Today I would like to continue the idea of mind set and refer you to a specific book ‘Can’t Hurt Me’ by David Goggins who is a former Navy Seal. If like me, you are fascinated by elite forces i.e. SAS, Navy Seals, and SBS this book can really teach you a lot about what is possible to achieve despite the circumstances in which you grow up, and the formative influences that you have through life. The author David Goggins had all the disadvantages growing up; an abusive father, difficult financial circumstances and multiple things that made his life extremely difficult.
What he went on to do through mental grit was to eventually pass through the training for the USA Navy Seals which is arguably the hardest training in the world. The basic premise of the book is that human beings only utilise something like 40% of their potential and the remaining 60% throughout life is unused. He also makes the very valid point that using that 60% is hard, confronting and often makes us feel like giving up. He talks about an important idea called mental callousing. This is where through hardship, determination, struggles, challenges events in life that knock us down, you can learn to build mental resilience. This is one of the key areas in the book that helps utilise the full potential for each of us.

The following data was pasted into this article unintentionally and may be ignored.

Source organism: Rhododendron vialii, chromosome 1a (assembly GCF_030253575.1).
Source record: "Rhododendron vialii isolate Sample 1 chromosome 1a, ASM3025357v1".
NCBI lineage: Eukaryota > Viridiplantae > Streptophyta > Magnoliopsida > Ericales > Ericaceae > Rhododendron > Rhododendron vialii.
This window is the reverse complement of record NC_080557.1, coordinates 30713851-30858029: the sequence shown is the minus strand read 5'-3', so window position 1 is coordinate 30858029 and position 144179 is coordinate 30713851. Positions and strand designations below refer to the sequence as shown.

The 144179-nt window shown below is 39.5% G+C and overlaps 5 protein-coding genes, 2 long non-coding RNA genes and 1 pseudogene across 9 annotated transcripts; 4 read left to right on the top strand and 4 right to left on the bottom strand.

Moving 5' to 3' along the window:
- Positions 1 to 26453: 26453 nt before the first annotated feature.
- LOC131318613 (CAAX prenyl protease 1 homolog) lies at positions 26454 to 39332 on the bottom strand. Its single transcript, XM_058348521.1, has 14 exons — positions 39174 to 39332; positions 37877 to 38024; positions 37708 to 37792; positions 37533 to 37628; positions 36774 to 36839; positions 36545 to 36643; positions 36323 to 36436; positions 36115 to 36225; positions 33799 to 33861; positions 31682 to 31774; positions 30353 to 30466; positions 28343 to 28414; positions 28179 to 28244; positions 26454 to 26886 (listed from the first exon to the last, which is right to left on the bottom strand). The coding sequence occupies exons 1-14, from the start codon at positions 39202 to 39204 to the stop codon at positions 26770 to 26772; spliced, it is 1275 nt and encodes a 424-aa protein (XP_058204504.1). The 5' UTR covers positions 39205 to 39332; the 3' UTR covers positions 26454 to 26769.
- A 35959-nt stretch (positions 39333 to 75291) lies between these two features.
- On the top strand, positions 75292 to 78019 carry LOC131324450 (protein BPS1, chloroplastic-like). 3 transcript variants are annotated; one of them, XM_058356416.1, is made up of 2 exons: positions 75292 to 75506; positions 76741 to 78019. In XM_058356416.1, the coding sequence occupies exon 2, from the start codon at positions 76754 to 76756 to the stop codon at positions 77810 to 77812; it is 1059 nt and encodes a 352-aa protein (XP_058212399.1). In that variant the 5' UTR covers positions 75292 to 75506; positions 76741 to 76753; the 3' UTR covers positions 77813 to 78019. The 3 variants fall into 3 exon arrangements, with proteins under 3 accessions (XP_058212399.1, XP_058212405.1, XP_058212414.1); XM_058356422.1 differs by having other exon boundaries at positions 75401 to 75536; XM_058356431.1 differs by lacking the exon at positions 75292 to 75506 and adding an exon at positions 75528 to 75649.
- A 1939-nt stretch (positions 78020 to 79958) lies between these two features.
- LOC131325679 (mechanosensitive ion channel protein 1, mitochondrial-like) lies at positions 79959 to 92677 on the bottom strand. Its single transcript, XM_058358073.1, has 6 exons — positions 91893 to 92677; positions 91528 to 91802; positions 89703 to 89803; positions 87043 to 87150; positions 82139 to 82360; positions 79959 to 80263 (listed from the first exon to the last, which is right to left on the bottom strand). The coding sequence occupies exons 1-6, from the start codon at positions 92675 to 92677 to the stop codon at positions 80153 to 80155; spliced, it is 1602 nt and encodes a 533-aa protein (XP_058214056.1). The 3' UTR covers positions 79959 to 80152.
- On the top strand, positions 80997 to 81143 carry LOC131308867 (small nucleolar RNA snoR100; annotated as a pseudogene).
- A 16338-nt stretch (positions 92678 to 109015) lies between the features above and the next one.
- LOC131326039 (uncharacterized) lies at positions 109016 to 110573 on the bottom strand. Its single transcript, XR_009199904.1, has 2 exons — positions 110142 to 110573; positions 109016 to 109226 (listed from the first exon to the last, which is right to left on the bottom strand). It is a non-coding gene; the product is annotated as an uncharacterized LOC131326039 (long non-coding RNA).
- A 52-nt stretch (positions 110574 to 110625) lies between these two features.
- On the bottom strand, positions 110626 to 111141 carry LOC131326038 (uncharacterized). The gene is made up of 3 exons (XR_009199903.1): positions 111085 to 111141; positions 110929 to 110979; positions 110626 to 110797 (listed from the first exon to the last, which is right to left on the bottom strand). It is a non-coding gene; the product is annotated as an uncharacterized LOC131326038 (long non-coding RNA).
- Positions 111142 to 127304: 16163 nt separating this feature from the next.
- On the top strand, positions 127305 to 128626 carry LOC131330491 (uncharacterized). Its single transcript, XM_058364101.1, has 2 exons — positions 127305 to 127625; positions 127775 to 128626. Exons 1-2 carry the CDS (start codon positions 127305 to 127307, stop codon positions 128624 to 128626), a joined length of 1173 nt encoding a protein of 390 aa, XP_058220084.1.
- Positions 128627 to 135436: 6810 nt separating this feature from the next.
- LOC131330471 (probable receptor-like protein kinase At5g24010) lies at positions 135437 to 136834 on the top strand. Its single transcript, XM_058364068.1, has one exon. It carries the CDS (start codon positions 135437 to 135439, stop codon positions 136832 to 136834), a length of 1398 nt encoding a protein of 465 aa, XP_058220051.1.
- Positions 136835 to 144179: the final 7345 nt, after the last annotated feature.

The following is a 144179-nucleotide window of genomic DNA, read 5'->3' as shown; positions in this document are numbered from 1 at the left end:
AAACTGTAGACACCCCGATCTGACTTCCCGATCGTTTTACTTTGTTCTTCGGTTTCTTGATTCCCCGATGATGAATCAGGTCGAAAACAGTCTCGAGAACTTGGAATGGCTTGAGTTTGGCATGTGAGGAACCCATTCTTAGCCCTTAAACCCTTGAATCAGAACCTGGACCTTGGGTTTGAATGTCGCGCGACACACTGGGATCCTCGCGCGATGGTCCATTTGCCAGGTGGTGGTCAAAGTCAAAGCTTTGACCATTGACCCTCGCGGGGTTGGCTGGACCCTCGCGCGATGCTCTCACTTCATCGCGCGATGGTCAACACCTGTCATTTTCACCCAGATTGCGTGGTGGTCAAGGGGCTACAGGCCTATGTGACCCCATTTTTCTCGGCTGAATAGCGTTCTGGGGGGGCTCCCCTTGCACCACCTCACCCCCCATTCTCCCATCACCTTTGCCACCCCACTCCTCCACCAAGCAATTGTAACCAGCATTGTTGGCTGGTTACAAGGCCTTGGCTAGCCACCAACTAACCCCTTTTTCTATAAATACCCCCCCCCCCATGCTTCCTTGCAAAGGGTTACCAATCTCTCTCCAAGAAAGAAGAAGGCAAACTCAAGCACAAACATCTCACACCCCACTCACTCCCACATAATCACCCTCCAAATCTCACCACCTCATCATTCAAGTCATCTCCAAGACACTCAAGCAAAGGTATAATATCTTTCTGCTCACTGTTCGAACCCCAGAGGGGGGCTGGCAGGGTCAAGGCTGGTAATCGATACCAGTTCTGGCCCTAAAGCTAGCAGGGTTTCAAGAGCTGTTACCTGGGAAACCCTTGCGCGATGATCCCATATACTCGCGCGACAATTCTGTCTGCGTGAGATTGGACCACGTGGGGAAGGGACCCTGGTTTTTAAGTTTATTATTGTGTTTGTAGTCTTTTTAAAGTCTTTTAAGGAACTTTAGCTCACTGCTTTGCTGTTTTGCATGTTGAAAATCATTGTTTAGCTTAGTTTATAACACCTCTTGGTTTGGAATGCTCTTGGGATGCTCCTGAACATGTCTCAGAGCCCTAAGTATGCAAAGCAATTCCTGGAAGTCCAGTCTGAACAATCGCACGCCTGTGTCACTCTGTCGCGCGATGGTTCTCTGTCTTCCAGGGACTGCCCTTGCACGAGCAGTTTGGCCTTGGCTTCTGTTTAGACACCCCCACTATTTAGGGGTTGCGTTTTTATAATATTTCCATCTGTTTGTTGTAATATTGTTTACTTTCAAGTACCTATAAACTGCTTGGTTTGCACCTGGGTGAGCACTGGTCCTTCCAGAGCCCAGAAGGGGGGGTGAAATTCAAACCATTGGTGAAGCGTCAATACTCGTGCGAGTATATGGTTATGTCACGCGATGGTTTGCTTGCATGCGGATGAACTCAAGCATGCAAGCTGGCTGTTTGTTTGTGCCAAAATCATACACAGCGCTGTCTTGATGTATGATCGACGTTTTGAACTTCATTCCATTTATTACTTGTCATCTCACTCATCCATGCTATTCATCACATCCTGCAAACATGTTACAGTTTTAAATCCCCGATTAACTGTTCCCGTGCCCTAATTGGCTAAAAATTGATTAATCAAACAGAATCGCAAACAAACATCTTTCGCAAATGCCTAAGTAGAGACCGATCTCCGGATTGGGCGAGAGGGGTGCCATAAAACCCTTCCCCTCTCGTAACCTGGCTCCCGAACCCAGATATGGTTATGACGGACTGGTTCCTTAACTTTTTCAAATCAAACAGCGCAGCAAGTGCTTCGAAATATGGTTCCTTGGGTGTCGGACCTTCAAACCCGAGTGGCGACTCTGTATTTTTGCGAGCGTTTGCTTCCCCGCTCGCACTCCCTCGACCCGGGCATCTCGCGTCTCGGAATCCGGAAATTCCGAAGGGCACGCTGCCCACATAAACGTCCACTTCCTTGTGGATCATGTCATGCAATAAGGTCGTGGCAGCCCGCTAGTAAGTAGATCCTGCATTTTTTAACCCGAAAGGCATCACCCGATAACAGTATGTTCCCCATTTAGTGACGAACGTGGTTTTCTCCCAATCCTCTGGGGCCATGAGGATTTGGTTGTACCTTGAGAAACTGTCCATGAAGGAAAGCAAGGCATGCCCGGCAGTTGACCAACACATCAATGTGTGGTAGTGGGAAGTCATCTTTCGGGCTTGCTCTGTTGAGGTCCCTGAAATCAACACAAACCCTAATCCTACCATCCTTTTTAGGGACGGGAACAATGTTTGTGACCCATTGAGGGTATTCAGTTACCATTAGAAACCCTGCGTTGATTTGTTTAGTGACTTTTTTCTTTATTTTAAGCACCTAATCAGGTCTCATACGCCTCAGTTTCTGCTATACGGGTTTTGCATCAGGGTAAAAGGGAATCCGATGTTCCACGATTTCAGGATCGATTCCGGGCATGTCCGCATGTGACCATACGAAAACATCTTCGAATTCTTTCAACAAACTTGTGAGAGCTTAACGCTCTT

My point is that success as you define it, is uncomfortable, and challenges our comfort zone. I firmly believe that consistently stretching your comfort zone is an absolute key to growth in life. Without it life is less fruitful. Whatever your walk-in life, whatever job you do, family you look after, children you have, studies you are trying to achieve and hobbies that you take part in, the whole concept of improvement is so vital to the mental health of all of us. This book goes a long way to explaining how the stretching of that comfort zone can be a real positive.
In terms of results, everything begins with our thinking, that then creates our feelings to create our actions. KEY CONCEPT: focus on the things you want rather than the things you don’t.
To be continued ….
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This post was written by ruth piggott